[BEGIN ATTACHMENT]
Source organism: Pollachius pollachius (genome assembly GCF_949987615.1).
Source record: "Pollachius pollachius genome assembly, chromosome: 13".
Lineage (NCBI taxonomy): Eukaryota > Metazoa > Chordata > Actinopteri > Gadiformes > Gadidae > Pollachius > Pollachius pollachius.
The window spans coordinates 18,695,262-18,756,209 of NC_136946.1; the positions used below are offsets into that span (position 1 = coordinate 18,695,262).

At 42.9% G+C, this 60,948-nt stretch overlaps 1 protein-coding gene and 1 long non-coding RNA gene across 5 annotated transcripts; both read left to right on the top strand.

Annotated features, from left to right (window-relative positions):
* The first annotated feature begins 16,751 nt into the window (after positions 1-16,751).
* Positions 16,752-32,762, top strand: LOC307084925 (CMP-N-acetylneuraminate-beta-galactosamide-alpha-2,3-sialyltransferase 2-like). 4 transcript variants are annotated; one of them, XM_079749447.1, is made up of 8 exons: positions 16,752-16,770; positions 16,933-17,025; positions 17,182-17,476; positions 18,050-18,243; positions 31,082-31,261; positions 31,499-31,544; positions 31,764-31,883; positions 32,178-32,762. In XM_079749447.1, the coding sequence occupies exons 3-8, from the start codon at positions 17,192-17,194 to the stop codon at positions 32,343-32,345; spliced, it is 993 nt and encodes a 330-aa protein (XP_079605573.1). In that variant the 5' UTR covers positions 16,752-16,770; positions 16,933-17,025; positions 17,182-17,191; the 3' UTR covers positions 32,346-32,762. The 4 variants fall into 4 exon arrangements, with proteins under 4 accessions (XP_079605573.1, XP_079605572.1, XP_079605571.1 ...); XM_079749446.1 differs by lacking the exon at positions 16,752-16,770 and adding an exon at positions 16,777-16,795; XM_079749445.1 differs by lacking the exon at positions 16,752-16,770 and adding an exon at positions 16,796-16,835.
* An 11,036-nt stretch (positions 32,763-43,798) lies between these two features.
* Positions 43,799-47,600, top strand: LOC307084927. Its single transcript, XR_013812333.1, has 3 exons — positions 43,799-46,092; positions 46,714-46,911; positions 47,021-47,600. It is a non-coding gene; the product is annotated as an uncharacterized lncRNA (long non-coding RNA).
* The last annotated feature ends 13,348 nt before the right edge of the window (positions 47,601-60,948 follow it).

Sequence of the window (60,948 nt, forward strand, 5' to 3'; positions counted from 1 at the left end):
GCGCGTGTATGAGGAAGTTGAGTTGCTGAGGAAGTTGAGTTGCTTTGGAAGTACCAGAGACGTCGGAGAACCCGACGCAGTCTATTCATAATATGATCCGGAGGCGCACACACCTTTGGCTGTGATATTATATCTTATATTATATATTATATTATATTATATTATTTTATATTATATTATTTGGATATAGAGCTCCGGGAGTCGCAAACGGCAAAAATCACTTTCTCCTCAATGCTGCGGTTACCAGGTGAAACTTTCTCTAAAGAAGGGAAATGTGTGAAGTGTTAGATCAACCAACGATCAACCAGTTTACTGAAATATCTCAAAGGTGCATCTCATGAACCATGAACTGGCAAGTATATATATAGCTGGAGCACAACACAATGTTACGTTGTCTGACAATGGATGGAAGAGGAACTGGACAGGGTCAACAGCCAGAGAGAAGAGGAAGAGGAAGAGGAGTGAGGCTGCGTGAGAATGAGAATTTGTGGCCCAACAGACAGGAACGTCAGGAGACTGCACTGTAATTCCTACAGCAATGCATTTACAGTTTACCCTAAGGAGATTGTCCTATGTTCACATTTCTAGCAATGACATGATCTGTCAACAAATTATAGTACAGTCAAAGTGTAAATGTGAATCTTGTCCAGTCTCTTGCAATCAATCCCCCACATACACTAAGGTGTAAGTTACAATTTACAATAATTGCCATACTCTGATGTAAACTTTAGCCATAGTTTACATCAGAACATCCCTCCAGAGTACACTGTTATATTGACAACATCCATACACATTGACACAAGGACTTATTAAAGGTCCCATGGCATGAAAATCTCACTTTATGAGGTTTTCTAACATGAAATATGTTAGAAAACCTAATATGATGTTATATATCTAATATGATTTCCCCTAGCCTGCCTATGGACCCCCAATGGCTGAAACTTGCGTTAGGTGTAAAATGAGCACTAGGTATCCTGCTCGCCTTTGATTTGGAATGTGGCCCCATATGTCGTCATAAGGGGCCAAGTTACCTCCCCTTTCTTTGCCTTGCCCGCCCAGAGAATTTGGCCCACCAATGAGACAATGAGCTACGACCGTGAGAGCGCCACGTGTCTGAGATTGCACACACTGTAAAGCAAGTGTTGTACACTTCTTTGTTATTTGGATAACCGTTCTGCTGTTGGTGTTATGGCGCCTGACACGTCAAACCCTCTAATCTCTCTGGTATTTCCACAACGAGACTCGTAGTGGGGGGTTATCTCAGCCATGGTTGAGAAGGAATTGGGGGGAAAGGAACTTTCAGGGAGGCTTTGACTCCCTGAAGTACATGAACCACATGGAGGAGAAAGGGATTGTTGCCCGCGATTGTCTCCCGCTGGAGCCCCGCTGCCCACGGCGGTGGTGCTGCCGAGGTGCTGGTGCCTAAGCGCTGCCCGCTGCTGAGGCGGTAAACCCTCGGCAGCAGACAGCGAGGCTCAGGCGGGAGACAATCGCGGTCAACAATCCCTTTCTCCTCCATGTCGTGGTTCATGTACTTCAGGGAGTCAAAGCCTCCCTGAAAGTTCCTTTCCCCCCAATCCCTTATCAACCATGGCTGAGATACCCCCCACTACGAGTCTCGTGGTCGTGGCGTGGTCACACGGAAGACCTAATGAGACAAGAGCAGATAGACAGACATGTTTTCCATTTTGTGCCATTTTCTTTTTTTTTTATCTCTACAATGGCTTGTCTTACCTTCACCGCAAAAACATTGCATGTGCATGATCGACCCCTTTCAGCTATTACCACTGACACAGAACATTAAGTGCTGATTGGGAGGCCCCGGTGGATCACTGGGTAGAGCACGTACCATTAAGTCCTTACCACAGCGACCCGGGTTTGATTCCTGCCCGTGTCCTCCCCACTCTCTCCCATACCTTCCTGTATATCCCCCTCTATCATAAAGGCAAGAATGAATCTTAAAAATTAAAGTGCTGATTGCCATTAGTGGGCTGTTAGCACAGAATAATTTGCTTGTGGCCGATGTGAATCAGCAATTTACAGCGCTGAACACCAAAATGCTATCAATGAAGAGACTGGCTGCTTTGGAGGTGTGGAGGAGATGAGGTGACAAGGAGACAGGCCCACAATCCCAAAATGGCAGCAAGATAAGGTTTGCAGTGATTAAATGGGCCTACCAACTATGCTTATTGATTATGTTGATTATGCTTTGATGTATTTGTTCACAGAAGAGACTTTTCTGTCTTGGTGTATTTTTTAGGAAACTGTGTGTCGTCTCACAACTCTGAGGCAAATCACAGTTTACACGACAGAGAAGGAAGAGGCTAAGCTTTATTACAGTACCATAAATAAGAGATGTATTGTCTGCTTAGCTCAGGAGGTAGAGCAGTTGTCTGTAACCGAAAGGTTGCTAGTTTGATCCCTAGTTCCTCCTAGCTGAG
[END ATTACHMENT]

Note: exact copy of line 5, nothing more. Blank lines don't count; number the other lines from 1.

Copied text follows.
At 42.9% G+C, this 60,948-nt stretch overlaps 1 protein-coding gene and 1 long non-coding RNA gene across 5 annotated transcripts; both read left to right on the top strand.